"To see we must forget the name of the thing we are looking at." Claude Monet
Saving Images for the Web
© 2002 Nita Leland
On the web there are many opportunities to share your images. For most people this means family photos or vacation pictures. For artists it means putting artwork up for display, sale, or critique by other artists. I frequently receive requests from artists to review their work or visit their web sites. I'm happy to do this, but if their images aren't properly prepared for the web, I simply don't have time to sit and wait for unoptimized scanned images or digital photos to load. Some unoptimized images may be more than 2-12 MB in size! Such images require scrolling to view. You can't make sense of a painting or drawing if you can't see the entire piece on the screen.
There are dozens of image-optimizing programs. I've worked with several simple, inexpensive programs that are easy to use (ArcSoft Photostudio, MGI PhotoSuite, Photoshop Elements, to name a few), as well as with Photoshop, at the high end. My favorite is Photoshop Elements ($99), which gives me lots of image-editing options, as well as the capability of quickly resizing for the web. I'm not a digital wizard by any means, but I've learned through trial-and-error how to optimize my images for the web so they are viewable in their entirety and still show enough detail to give a good representation of the artwork.
I hope this step-by-step explanation of the process will help you put better, smaller images on your web site or in your emails.
- Start your image-editing program and open your scanned or digital photo in the program.
- Save the image as a .tif uncompressed image. Do NOT edit this .tif image. It holds all the digital information from the original scan or photo and can be used if you have to start over.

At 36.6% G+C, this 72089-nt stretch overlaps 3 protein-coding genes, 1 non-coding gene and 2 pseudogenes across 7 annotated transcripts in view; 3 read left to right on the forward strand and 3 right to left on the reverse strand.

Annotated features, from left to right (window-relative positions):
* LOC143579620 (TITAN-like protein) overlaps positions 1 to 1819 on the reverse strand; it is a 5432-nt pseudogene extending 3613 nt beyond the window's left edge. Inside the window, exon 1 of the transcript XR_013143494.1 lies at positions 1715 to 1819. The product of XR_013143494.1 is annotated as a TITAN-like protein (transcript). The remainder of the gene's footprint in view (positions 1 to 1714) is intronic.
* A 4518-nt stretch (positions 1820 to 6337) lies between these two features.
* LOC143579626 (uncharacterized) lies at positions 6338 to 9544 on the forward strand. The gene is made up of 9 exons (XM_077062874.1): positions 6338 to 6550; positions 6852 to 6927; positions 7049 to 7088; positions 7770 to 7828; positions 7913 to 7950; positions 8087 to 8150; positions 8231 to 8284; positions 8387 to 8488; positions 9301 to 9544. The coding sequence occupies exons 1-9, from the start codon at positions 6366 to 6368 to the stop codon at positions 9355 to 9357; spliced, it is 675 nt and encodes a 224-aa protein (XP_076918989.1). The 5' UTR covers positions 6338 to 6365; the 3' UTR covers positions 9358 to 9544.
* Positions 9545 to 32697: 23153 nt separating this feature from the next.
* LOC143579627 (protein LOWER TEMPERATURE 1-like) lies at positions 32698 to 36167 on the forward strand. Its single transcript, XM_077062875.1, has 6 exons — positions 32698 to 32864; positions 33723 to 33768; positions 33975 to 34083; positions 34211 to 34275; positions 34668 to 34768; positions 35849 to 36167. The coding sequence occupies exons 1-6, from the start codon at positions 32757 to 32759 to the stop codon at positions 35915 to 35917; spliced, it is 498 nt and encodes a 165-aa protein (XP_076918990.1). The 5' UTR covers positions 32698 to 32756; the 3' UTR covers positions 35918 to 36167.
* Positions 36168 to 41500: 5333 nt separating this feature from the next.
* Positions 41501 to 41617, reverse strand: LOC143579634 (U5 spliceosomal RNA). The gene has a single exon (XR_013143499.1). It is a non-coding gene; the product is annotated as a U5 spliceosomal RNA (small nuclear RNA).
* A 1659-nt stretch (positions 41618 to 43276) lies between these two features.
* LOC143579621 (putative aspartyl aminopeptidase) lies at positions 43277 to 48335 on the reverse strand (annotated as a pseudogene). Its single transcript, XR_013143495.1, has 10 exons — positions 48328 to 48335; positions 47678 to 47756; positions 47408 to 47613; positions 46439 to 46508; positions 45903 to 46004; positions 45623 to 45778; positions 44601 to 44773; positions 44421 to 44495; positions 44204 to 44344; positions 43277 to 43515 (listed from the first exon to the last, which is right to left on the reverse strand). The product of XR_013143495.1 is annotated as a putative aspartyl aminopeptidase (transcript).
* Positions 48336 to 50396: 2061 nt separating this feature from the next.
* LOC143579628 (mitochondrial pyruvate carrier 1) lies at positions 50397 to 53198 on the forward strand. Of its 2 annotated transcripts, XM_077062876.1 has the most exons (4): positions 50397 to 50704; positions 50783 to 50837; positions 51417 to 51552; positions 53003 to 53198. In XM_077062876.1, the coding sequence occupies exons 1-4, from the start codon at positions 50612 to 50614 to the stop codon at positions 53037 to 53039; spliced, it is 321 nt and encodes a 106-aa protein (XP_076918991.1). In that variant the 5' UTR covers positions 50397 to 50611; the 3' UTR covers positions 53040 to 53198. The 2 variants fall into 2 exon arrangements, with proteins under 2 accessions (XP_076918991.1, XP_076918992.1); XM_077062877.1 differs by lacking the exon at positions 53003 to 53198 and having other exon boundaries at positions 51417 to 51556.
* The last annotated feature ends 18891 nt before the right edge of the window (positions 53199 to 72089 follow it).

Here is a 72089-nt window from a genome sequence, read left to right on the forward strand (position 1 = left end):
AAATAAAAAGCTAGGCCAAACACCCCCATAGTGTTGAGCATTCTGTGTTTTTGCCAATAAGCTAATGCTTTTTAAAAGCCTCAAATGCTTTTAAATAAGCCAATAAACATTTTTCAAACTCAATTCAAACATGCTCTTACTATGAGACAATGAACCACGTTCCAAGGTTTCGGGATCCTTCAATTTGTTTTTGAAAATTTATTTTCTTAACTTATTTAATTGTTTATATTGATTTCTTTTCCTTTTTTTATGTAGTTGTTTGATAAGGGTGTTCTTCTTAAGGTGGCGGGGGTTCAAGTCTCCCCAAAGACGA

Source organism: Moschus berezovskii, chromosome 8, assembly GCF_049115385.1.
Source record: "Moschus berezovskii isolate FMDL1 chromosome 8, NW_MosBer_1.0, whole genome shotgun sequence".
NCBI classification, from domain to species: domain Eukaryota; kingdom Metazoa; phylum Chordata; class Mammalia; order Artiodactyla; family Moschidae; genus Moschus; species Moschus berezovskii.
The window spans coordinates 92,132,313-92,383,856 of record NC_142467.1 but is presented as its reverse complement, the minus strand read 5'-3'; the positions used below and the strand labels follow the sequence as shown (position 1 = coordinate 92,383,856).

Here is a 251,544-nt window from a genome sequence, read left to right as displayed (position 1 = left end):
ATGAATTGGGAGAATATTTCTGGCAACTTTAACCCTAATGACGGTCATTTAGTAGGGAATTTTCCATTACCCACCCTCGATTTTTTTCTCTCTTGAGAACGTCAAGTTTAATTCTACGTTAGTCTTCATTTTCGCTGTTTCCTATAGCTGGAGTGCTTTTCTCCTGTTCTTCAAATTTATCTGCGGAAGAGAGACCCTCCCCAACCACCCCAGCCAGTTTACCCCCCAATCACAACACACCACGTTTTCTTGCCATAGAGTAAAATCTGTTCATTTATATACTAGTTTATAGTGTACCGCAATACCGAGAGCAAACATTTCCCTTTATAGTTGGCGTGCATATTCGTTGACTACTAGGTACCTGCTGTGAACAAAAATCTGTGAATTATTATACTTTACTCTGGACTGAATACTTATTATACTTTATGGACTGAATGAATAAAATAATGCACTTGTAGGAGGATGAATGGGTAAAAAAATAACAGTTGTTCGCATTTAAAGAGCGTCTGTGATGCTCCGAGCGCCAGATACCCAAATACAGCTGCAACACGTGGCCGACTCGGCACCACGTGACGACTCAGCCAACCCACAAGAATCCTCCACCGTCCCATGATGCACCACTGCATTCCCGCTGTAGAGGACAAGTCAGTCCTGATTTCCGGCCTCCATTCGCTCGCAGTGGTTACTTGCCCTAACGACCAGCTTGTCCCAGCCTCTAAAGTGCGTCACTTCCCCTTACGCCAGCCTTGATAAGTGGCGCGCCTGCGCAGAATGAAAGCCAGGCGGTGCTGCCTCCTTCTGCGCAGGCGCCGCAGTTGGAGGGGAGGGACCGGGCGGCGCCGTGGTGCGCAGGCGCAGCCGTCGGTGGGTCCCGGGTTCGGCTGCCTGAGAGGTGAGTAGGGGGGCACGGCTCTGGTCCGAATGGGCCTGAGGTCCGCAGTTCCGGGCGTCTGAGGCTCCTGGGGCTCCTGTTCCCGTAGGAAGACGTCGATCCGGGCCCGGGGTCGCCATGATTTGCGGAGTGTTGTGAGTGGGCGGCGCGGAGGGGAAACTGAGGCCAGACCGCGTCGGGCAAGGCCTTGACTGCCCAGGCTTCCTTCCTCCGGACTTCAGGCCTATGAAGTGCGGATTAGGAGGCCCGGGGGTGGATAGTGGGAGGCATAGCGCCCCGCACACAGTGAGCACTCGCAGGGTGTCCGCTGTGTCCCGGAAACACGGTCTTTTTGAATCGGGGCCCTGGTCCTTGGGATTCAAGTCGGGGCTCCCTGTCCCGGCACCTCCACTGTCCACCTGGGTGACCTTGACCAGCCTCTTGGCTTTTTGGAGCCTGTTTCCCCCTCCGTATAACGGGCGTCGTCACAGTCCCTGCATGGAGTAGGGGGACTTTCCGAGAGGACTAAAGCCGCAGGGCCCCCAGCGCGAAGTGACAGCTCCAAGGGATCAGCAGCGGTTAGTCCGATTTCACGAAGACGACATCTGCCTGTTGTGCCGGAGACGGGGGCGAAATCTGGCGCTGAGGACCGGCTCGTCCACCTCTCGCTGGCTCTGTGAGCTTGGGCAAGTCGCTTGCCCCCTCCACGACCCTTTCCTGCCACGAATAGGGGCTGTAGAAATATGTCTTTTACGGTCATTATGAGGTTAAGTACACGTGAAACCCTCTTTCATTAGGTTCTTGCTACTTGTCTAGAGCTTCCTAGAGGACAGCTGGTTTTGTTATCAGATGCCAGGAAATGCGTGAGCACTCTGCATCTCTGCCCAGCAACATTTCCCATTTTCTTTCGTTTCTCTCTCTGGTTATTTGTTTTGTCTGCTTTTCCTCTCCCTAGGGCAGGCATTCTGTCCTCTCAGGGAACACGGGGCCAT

- Re-open the original scanned image or digital photo, not the .tif file. This file may be a .jpg or a .bmp, depending on how you set your scanner or camera to save images.
- If necessary, crop and edit the image for brightness, contrast or color.
- Resize or resample the image to 72 pixels-per-inch, the standard for web images.
- Set the width to 300 pixels for vertical images, 400 pixels for horizontals. Most programs will set the other dimension automatically (constrain proportions).
- When all the editing and resizing is done, sharpen the image if necessary. (Use Unsharp Image in Photoshop Elements, starting with 100%.) Don't sharpen too much or the image will look "sparkly."
- Save the image as a .jpg. The .jpg file will be compressed, which means that similar pixels will be combined so the file is reduced in size. This compression takes place every time you save a .jpg file, so don't resave too often or you'll degrade the image. You can experiment with "quality" settings. I use low-medium for a single image and low for several images on a page.
- Once you have your image prepared for the web, don't enlarge or reduce it on your web page. Put the same dimensions in your html code as you saved the file in. It will pixellate (show the pixels) if you enlarge it; and if you reduce it, it may look okay, but will not reduce the size of the file as you originally saved it.
Some image-editing programs allow you to "Save for Web" or email. They optimize the images automatically after you edit the picture. The picture on the left was edited and saved manually at a low setting (42+K). The one on the right was optimized and Saved for Web (15K). Either one is acceptable for web viewing or email, but the smaller one will load faster.
This image was downsized to a smaller size, edited and saved, then resized to a larger size and resaved. Once the pixels are lost in a downsizing, they can never be recovered. If this happens, go back to the .tif file you saved and start over.